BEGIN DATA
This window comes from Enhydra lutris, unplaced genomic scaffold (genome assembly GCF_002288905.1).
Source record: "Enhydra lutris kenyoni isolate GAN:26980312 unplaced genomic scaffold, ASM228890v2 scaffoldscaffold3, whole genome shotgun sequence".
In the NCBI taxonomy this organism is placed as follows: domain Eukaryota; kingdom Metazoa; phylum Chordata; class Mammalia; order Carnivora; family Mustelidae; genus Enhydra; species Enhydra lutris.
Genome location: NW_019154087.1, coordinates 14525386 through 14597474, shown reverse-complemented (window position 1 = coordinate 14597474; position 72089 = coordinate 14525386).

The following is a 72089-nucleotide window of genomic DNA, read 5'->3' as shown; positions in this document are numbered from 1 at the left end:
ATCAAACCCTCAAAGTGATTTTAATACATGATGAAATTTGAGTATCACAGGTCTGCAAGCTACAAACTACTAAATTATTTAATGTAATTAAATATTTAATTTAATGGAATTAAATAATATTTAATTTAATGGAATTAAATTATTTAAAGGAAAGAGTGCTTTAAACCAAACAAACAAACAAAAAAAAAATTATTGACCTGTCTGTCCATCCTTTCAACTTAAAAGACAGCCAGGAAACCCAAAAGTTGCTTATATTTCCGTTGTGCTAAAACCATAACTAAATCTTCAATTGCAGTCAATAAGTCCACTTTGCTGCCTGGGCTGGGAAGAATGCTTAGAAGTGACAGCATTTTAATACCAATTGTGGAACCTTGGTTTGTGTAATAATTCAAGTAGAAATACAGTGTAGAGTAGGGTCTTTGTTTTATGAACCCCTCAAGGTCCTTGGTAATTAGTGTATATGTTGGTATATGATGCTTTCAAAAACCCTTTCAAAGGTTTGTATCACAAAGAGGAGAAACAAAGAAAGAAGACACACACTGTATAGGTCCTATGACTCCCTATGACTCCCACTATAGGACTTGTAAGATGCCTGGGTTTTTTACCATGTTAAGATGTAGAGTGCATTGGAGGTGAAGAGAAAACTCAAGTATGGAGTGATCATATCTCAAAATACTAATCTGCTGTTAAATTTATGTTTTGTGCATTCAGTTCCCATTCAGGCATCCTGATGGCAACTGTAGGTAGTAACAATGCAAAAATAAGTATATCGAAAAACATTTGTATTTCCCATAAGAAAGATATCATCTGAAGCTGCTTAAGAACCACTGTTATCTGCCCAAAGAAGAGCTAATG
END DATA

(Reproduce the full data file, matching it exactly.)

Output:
This window comes from Enhydra lutris, unplaced genomic scaffold (genome assembly GCF_002288905.1).
Source record: "Enhydra lutris kenyoni isolate GAN:26980312 unplaced genomic scaffold, ASM228890v2 scaffoldscaffold3, whole genome shotgun sequence".
In the NCBI taxonomy this organism is placed as follows: domain Eukaryota; kingdom Metazoa; phylum Chordata; class Mammalia; order Carnivora; family Mustelidae; genus Enhydra; species Enhydra lutris.
Genome location: NW_019154087.1, coordinates 14525386 through 14597474, shown reverse-complemented (window position 1 = coordinate 14597474; position 72089 = coordinate 14525386).

The following is a 72089-nucleotide window of genomic DNA, read 5'->3' as shown; positions in this document are numbered from 1 at the left end:
ATCAAACCCTCAAAGTGATTTTAATACATGATGAAATTTGAGTATCACAGGTCTGCAAGCTACAAACTACTAAATTATTTAATGTAATTAAATATTTAATTTAATGGAATTAAATAATATTTAATTTAATGGAATTAAATTATTTAAAGGAAAGAGTGCTTTAAACCAAACAAACAAACAAAAAAAAAATTATTGACCTGTCTGTCCATCCTTTCAACTTAAAAGACAGCCAGGAAACCCAAAAGTTGCTTATATTTCCGTTGTGCTAAAACCATAACTAAATCTTCAATTGCAGTCAATAAGTCCACTTTGCTGCCTGGGCTGGGAAGAATGCTTAGAAGTGACAGCATTTTAATACCAATTGTGGAACCTTGGTTTGTGTAATAATTCAAGTAGAAATACAGTGTAGAGTAGGGTCTTTGTTTTATGAACCCCTCAAGGTCCTTGGTAATTAGTGTATATGTTGGTATATGATGCTTTCAAAAACCCTTTCAAAGGTTTGTATCACAAAGAGGAGAAACAAAGAAAGAAGACACACACTGTATAGGTCCTATGACTCCCTATGACTCCCACTATAGGACTTGTAAGATGCCTGGGTTTTTTACCATGTTAAGATGTAGAGTGCATTGGAGGTGAAGAGAAAACTCAAGTATGGAGTGATCATATCTCAAAATACTAATCTGCTGTTAAATTTATGTTTTGTGCATTCAGTTCCCATTCAGGCATCCTGATGGCAACTGTAGGTAGTAACAATGCAAAAATAAGTATATCGAAAAACATTTGTATTTCCCATAAGAAAGATATCATCTGAAGCTGCTTAAGAACCACTGTTATCTGCCCAAAGAAGAGCTAATG